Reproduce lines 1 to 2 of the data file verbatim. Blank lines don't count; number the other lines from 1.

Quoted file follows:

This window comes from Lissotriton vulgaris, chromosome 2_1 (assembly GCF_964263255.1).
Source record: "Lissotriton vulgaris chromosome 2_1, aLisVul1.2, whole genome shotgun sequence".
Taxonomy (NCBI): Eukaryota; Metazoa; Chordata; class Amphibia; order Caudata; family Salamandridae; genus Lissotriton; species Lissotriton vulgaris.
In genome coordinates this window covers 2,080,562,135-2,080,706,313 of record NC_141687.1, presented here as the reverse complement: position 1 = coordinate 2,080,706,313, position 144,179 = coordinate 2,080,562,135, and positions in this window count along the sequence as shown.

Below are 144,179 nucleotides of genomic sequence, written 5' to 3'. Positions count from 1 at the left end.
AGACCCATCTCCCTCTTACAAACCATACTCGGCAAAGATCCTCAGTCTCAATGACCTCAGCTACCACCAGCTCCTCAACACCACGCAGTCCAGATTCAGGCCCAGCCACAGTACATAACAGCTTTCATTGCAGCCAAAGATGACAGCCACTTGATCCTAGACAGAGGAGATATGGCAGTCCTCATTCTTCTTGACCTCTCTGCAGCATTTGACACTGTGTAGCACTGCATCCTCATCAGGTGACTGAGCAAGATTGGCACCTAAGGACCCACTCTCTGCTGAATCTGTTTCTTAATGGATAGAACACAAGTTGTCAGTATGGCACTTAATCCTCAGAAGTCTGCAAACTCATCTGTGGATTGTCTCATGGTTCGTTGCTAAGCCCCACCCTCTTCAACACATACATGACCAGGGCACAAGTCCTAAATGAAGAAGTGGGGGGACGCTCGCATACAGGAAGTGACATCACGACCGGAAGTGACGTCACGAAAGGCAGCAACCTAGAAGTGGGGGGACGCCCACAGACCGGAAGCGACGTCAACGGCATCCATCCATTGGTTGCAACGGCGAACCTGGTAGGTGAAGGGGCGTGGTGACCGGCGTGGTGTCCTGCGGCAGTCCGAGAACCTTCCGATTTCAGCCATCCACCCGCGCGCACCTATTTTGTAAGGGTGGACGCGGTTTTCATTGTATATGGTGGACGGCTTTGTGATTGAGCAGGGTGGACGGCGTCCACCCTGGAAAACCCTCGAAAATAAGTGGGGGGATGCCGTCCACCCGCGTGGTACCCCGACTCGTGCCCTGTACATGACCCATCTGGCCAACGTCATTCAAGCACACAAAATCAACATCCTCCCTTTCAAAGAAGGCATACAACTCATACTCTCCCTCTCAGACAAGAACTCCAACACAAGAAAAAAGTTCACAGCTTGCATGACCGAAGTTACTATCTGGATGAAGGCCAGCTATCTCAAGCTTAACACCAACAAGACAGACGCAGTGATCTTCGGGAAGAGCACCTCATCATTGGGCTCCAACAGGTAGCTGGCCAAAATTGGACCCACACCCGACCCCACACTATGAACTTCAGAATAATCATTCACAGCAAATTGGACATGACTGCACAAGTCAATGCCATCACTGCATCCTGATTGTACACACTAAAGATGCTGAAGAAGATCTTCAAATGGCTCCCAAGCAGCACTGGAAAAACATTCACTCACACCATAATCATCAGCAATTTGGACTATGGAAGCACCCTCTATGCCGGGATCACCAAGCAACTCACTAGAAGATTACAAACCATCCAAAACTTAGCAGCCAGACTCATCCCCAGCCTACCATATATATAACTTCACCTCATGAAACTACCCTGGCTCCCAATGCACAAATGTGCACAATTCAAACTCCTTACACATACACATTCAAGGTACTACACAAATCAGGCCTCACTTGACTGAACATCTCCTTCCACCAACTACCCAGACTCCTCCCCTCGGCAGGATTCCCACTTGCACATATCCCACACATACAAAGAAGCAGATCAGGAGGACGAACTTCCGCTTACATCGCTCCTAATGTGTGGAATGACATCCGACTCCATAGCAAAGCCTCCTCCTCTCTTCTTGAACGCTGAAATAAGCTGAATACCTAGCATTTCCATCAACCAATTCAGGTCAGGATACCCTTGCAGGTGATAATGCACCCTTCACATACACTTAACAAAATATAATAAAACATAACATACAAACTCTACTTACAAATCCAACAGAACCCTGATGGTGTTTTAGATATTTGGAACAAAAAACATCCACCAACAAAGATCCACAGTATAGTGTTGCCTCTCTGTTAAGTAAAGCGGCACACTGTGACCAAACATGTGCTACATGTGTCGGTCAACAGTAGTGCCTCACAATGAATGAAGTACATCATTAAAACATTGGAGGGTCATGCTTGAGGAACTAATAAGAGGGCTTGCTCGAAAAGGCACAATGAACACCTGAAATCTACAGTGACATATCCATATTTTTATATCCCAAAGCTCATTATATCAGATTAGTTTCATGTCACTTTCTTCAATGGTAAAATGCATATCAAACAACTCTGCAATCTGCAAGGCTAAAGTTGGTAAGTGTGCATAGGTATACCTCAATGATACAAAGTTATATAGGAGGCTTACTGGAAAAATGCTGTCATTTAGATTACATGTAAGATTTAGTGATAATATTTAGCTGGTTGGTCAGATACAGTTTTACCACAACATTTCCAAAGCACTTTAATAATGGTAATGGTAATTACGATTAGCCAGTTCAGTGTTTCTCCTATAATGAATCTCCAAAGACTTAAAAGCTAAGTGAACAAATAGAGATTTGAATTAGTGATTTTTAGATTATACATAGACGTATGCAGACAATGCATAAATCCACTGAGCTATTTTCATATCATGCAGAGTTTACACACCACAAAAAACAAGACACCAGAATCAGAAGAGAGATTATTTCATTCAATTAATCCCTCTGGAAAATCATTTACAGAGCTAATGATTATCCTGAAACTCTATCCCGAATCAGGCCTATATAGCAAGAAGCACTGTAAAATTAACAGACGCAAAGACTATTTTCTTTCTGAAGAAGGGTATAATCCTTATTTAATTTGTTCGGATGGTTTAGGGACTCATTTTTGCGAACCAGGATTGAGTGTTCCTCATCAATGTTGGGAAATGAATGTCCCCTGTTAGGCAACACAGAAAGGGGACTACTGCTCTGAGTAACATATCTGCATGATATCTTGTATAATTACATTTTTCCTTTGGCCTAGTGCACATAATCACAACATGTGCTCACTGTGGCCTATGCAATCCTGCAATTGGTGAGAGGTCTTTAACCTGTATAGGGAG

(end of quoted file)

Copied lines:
This window comes from Lissotriton vulgaris, chromosome 2_1 (assembly GCF_964263255.1).
Source record: "Lissotriton vulgaris chromosome 2_1, aLisVul1.2, whole genome shotgun sequence".